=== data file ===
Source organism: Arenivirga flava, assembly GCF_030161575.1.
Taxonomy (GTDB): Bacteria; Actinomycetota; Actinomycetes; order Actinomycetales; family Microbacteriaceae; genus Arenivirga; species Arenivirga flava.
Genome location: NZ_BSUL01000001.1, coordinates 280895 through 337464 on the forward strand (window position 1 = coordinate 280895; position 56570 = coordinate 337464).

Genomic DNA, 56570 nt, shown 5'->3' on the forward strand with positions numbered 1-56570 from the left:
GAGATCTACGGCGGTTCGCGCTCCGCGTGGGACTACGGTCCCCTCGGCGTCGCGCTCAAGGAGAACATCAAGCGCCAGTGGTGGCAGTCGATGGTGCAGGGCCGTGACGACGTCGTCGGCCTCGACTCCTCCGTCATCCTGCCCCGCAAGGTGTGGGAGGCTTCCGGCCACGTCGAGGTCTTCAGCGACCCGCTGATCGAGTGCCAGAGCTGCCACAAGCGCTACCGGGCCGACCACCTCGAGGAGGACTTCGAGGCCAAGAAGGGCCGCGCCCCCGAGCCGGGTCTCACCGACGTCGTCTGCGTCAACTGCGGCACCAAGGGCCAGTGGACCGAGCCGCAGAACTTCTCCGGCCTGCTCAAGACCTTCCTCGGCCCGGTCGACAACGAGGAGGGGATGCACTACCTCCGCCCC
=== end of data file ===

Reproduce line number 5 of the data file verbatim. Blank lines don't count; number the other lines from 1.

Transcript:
GAGATCTACGGCGGTTCGCGCTCCGCGTGGGACTACGGTCCCCTCGGCGTCGCGCTCAAGGAGAACATCAAGCGCCAGTGGTGGCAGTCGATGGTGCAGGGCCGTGACGACGTCGTCGGCCTCGACTCCTCCGTCATCCTGCCCCGCAAGGTGTGGGAGGCTTCCGGCCACGTCGAGGTCTTCAGCGACCCGCTGATCGAGTGCCAGAGCTGCCACAAGCGCTACCGGGCCGACCACCTCGAGGAGGACTTCGAGGCCAAGAAGGGCCGCGCCCCCGAGCCGGGTCTCACCGACGTCGTCTGCGTCAACTGCGGCACCAAGGGCCAGTGGACCGAGCCGCAGAACTTCTCCGGCCTGCTCAAGACCTTCCTCGGCCCGGTCGACAACGAGGAGGGGATGCACTACCTCCGCCCC